The little rimfire round is one of the most useful cartridges ever developed. I have not been without at least one firearm so chambered in more than 69 years.
I presently have three rifles and one handgun, including a rifle that I’ve owned for about 65 years. It was my second rifle ever. My dad traded the first, a single shot Winchester Model 68, in on a Marlin Model 81-DL repeater when I felt that I had outgrown the single shot. My ammo bill went up appreciably with that acquisition.
I bought my ammo at Bill Williams’s general store for the hefty price of one penny per round. A ten round purchase was about the most I could ever afford at one time.
My new Marlin was deadly accurate and I kept the local population of starlings, squirrels, cottontail rabbits, possums and ground hogs pretty much in check, so long as I could come up with a nickel or two for ammo. I usually reserved my meager supply of ammo for serious purposes, and used my Daisy BB gun for the more mundane shooting.
Ten cents doesn’t sound like much today, but back then it was a lot of money and squandering it on less than necessary usage was deeply frowned by my dad. A product of the great depression, he wasted nothing. I had to account for each round of the precious rimfire ammo.
Over the years, I’ve owned a number of handguns chambered for the little rimfire. Alas I recently sold my next-to-last remaining handgun so chambered. It was a Smith & Wesson Model 18 Combat Masterpiece with target trigger and hammer. I’ve also owned and used several Colt Woodsman semi-autos, as well as a Colt Ace or three. I’ve had Ruger Single-Sixes, High Standard semi-autos, and both Harrington & Richardson and Iver Johnson revolvers.
I once had a S&W Model 34 Kit Gun chambered for the rimfire. I usually carried it with me when deer and antelope hunting, to administer the coup de gras if necessary, and whatever else I might need it for. I’ve long since lost track of all that have come and gone through my hands, but all have been handy and useful, as well as a lot of fun.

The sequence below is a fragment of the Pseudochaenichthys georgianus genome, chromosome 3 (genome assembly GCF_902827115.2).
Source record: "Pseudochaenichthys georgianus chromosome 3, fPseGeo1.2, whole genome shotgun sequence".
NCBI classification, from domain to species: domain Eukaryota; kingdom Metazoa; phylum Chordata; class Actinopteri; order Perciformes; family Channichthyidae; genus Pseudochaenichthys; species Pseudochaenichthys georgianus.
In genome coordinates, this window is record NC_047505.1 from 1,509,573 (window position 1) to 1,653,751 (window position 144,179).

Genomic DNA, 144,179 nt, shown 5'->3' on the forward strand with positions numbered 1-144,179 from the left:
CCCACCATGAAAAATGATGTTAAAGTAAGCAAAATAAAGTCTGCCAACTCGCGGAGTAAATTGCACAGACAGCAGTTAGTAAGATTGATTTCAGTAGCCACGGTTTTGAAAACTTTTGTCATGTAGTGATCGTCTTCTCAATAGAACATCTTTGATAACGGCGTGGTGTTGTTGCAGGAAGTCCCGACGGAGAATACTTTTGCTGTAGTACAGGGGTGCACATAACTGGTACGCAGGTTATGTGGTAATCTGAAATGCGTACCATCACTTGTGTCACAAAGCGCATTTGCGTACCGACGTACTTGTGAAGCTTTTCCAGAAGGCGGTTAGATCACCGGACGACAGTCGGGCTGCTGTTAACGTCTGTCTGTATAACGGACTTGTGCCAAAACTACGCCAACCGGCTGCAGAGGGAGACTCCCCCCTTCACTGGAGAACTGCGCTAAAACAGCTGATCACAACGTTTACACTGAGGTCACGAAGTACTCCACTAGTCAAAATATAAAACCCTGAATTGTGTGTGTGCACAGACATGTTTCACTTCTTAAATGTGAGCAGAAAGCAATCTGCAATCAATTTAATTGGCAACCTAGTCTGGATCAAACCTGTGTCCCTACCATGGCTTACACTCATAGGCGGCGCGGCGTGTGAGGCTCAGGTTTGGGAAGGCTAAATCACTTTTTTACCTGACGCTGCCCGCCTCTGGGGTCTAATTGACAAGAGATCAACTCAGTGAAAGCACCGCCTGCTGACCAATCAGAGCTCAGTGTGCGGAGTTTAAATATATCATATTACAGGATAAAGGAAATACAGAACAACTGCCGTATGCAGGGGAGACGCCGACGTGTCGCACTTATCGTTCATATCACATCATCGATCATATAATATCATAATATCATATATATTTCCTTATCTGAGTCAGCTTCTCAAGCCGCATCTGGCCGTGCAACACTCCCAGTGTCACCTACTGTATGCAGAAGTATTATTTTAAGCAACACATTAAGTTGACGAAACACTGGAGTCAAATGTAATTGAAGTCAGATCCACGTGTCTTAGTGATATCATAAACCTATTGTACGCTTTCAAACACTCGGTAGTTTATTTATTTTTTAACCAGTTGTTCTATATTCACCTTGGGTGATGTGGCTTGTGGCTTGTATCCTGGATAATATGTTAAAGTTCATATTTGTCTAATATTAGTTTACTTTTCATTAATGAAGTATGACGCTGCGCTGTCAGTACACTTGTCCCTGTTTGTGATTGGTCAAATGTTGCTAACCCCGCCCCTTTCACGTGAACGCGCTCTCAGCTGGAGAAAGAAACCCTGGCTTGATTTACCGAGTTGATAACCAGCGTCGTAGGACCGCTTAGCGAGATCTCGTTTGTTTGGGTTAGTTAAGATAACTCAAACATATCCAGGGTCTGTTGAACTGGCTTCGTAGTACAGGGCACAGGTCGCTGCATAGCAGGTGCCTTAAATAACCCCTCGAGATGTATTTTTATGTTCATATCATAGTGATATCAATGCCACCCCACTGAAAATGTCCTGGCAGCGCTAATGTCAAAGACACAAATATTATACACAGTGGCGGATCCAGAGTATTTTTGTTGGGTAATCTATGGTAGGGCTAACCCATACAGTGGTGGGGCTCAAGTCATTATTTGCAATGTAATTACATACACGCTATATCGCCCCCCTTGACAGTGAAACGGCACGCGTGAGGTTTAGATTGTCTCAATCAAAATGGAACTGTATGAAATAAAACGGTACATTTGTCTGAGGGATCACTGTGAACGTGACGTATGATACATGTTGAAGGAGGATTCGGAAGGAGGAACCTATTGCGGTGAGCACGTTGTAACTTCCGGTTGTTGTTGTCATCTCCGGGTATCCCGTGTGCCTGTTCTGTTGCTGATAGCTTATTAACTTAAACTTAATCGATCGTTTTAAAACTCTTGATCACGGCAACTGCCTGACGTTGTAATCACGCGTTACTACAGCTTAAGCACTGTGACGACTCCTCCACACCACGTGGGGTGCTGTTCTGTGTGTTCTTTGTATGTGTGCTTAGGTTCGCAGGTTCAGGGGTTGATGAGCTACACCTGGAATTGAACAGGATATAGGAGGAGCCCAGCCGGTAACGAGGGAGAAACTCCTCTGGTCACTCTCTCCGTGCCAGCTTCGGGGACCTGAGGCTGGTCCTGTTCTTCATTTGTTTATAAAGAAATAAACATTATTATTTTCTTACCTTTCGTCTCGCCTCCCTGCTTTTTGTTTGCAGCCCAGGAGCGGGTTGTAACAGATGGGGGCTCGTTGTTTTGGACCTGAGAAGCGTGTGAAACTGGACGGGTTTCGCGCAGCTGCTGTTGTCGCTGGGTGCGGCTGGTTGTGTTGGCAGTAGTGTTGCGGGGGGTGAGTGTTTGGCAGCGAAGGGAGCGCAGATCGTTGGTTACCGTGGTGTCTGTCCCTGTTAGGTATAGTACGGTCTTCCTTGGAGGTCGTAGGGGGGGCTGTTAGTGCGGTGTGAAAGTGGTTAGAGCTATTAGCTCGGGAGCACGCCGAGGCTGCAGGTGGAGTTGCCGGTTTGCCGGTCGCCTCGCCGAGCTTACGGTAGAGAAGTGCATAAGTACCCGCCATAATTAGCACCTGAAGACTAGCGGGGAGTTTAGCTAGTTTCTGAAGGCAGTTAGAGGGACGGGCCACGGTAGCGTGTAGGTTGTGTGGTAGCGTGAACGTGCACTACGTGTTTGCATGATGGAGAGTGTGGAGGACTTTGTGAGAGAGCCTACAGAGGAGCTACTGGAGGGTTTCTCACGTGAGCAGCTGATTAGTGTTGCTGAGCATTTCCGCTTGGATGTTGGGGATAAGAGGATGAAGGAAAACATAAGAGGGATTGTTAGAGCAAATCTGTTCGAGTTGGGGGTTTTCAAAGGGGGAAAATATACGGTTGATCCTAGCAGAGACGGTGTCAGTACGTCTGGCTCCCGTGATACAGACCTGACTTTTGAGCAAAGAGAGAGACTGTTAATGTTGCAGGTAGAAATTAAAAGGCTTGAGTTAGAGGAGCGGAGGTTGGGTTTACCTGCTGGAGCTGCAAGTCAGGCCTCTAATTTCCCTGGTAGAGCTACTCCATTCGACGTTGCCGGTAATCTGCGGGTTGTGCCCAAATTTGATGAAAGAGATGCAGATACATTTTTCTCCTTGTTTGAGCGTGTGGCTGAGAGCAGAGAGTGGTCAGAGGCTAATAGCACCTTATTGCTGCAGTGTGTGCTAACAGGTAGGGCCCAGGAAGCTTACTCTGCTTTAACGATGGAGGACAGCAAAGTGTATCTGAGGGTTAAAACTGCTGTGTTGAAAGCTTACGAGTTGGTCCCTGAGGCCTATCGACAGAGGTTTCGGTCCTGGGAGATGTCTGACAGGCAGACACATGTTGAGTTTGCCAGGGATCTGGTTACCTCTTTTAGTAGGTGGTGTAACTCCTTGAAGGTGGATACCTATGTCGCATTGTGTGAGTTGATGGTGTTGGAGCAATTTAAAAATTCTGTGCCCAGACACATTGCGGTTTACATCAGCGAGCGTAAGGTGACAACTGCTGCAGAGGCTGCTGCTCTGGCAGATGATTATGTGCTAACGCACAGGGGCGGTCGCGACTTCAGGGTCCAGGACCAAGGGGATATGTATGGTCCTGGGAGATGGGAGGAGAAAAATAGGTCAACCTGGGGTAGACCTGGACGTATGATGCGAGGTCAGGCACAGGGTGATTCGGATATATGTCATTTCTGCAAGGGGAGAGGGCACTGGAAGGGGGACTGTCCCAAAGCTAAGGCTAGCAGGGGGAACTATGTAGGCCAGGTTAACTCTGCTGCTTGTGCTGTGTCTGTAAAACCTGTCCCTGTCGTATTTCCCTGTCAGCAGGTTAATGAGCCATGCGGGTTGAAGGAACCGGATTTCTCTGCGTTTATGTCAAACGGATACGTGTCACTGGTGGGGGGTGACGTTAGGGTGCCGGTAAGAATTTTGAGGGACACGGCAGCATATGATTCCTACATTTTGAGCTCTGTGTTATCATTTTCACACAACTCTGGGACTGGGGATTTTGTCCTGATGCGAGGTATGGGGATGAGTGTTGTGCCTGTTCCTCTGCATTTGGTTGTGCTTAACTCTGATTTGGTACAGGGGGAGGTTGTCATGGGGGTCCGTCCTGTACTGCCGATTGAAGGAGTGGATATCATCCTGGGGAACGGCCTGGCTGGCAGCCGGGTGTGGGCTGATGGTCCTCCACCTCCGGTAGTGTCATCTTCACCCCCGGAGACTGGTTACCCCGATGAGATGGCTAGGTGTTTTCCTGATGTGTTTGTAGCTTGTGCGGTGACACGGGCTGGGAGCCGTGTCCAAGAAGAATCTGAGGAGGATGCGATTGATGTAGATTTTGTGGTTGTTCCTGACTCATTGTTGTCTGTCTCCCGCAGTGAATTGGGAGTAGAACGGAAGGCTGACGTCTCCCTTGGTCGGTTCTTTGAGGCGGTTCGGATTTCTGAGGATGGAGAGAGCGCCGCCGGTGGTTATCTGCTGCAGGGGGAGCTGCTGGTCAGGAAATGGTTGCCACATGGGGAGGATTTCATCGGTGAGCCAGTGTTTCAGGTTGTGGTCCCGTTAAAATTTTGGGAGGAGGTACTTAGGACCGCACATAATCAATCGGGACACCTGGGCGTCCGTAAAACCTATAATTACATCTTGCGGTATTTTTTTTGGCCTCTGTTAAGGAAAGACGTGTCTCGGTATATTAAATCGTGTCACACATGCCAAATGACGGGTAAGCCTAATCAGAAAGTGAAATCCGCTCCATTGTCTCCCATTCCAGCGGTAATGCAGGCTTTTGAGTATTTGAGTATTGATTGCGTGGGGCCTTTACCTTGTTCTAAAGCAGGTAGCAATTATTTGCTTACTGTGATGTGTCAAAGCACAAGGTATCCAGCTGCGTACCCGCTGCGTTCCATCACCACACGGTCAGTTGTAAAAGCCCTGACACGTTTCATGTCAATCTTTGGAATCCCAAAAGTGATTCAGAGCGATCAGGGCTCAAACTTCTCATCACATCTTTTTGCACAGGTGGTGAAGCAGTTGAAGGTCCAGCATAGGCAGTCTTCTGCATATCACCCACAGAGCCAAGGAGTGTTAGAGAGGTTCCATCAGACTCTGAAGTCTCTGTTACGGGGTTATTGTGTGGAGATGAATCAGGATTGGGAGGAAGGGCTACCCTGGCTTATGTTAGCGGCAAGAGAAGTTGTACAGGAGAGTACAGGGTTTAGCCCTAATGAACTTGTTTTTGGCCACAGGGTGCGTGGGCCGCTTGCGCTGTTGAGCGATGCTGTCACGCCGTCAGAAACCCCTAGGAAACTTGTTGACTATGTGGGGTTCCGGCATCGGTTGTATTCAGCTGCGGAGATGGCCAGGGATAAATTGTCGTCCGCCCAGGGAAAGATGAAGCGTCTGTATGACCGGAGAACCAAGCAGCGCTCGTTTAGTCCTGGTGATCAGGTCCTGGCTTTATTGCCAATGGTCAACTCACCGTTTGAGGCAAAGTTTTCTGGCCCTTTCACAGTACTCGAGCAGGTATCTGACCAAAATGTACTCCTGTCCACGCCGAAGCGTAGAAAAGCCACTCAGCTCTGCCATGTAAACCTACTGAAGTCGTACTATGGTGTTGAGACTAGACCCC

Perhaps the best use for the cartridge is as a training and practice round. Just about every kid learns to shoot with .22 RF chambered firearm. However, it does have some serious applications.
For example, during my college days, I was a ROTC cadet for all four years, and shot competitively on the collegiate rifle team. I thought I had died and gone to heaven when they issued me a new Winchester Model 52D rifle, all the ammunition I could shoot, and keys to the indoor rifle range. I shot that same Model 52 all four years on the team and really hated to have to turn it in upon graduation. I don’t have any idea how many rounds I used during those collegiate years, but it was a bunch – many thousands to be sure.
In the hands of a good marksman who is careful with his shots, it is very effective on small game and varmints. One of our best squirrel hunters in my part of Appalachia was Lonnie Murphy. While most local squirrel hunters used shotguns, Lonnie used nothing but his trusty Winchester Model 61 pump. He also wasted no meat as he shot all his squirrels in the head! I had the pleasure of hunting with him a few times and he taught me a lot about hunting the delicious little rodents.
When I was growing up, there were three varieties of 22 RF ammo widely available. They were classified as shorts, longs, and long rifle. Most of the available rifles were chambered for all of the three varieties. A few, mostly so-called Gallery rifles, were chambered for the 22 short only. Every county fair and/or traveling carnival, had at least one shooting gallery equipped with rifles shooting .22 shorts only.
I’m sure that shorts and longs are still loaded in modest quantities, but they have largely disappeared and replaced by the vastly more popular long rifle variety. Though I’ve not been to a carnival in a very long time, I believe the shooting galleries have also gone the way of the dodo bird. There may still be a few around, but in today’s phobia with political correctness, I doubt it.
I’ve been told, and I have read of Eskimo hunters in the Arctic shooting polar bears with the .22 RF. I don’t think I’d want to participate in such a feat, but no doubt, it has happened. The only time that I was ever in an Eskimo hunting camp, the lone rifle in camp was a .223 chambered rifle held together with hose clamps. I didn’t see them shoot it, but I’d guess that they would have to close the range to a few feet to hit anything with it. Perhaps that is the reason that they can get away with such small cartridges on large game.
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